IMAGE: A Chinese Uyghur Muslim participates in an anti-China protest. Photograph: Jorge Silva/Reuters
The United States Congress overwhelmingly passed a bill seeking a tough response from the Trump Administration over reports of mass detention centres in China’s Muslim-majority Xinjiang province, prompting Beijing to threaten possible retaliation.
The US House of Representatives on Tuesday passed the Uyghur Human Rights Policy Act, which among other things, proposes that America redirects resources to address the mass internment of over 1,000,000 Uyghurs and other Muslim ethnic minorities in China.
The Act, which calls for an end to the detaining, torture and harassment of the Uyghur communities in China, was passed by the Senate earlier.
By passing this bill, Congress is showing that the US will not turn a blind eye to the suffering of the oppressed, House Republican Leader Kevin McCarthy said.
“As with the Hong Kong Democracy and Human Rights Act, we are sending a simple but powerful message to the Communist Party: power cannot be maintained at the expense of the rights of the people without substantial consequences,” he said.
Senators Marco Rubio and Bob Menendez, Ranking Member of the Senate Foreign Relations Committee, said that the bill is an important step in countering the totalitarian Chinese government’s widespread and horrific human rights abuses in Xinjiang.
Among these include the mass internment of more than one million Uyghurs and other predominantly ethnic Turkic Muslims, as well as Beijing’s intimidation and threats against US citizens and legal permanent residents on American soil.
In Beijing, the Foreign Affairs Committee of the National People’s Congress, China’s top legislature, on Wednesday issued a statement, expressing strong indignation over and firm opposition to the passing of the bill by the US Congress, state-run Xinhua news agency reported.
The US Congress passed the so-called ‘Uyghur Human Rights Policy Act of 2019’, ‘maliciously attacking the human rights conditions in Xinjiang, slandering China’s de-radicalisation and anti-terrorism efforts, making groundless accusations against the Chinese government’s Xinjiang policies and grossly interfering in China’s internal affairs’, said the statement.
‘Facts have proved that the measures taken by the Chinese side are effective, and security situation has improved markedly in Xinjiang where there have been no violent, terrorist incidents in the past three years,’ it said, justifying the ‘vocational education and training centres’ in Xinjiang.
Foreign Ministry spokeswoman Hua Chunying said the US Congressmen were making ‘unwarranted accusations and totally untrue facts’.
“For all wrong actions and words… the proper price must be paid,” the spokeswoman warned.
Asked if the US move would have an impact on trade talks, Hua did not directly answer the question. But she said there was ‘no way this can have no effect on China-US relations as well as the two countries’ cooperation in important areas’.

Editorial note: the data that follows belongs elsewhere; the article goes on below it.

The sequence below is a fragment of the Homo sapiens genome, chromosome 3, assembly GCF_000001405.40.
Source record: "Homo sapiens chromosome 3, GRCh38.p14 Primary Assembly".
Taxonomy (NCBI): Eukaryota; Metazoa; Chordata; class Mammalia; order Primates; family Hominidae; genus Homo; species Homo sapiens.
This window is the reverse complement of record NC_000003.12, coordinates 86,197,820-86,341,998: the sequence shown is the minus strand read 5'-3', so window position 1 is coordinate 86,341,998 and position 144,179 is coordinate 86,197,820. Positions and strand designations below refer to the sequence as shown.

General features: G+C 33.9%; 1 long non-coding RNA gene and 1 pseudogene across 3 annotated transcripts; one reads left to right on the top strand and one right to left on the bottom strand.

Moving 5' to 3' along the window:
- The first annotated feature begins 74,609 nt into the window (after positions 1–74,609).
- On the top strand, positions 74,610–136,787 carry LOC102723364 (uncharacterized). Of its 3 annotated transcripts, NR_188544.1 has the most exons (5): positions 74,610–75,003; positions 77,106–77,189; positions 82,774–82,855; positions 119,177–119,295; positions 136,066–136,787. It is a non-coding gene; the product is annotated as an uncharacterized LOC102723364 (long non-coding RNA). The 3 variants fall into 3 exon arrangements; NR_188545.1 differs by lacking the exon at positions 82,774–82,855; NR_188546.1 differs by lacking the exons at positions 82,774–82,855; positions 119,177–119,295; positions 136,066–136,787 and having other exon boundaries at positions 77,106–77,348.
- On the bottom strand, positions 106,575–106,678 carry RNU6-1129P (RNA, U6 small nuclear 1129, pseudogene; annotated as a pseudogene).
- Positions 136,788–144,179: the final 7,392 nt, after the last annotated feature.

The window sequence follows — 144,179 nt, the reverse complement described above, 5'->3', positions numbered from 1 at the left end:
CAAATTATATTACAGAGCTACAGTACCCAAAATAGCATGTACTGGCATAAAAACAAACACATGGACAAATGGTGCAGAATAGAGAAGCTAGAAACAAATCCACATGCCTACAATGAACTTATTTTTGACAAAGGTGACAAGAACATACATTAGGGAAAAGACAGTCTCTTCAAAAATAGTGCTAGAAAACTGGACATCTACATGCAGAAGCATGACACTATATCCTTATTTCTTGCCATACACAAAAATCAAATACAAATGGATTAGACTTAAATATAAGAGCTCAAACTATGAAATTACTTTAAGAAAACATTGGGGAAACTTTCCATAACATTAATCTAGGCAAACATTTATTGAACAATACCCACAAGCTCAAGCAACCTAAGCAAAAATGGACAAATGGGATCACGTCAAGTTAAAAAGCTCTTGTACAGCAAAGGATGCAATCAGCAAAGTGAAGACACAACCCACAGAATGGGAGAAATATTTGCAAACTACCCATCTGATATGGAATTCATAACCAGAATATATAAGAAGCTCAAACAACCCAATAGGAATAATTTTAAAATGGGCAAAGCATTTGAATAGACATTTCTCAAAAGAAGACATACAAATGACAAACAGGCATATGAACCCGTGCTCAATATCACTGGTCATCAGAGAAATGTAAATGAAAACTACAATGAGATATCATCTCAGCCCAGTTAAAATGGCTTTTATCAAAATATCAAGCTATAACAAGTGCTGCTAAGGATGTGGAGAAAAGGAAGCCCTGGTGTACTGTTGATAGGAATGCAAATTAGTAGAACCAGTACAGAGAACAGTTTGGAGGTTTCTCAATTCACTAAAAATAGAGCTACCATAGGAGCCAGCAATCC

The Uighur Act directs various US government bodies to prepare reports on China’s treatment of the Uyghurs, a predominantly Muslim Turkic ethnic group.
As per the Act, the Office of the Director of National Intelligence shall report to Congress on issues including the security threats caused by the Chinese government’s reported crackdown on the Uyghur population in Xinjiang, the frequency with which other governments are forcibly returning Turkic Muslim refugees and asylum seekers to China, and the development or transfer of technology that facilitates mass internment and surveillance.
The Department of State shall report on the scope of the reported crackdown in Xinjiang, including the number of detained individuals, the use of forced labour in the region, an assessment of government surveillance in the province, and US diplomatic efforts to address the crackdown.
It will also report on whether certain individuals, including the Chinese Communist Party secretary for Xinjiang, meet the criteria for sanctions under the Global Magnitsky Human Rights Accountability Act.
The Federal Bureau of Investigation will report on topics such as its efforts to protect ethnic Uyghurs and Chinese nationals in the US from Chinese government intimidation.
The US Agency for Global Media shall report on media-related matters, including the reach of US media into Xinjiang, assessments of Chinese propaganda strategies, and US actions to counter such efforts to downplay the crackdown.
“The Chinese Government and Communist Party is working to systematically wipe out the ethnic and cultural identities of Uyghurs and other Muslim minorities in Xinjiang,” Rubio said.
“Today, Congress took another important step to hold Chinese officials accountable for egregious and ongoing human rights abuses committed against the Uyghurs,” he said.
The passage of Uyghur Act is a recognition that the US cannot afford to stand idly by as millions of Uyghur Muslims continue to be unjustly imprisoned, subjected to a mass surveillance state, and forced into labour camps by an autocratic regime, Menendez said.
“With this legislation, Congress is taking the necessary and long-overdue steps to hold accountable officials in the Chinese government and Communist Party responsible for gross violations of human rights and possible crimes against humanity,” he said.
“Uyghurs deserve justice for the barbaric and abhorrent acts they have been forced to endure,” Menendez said.
McCarthy said China’s oppression of millions of Uyghurs is a gross violation of human rights.
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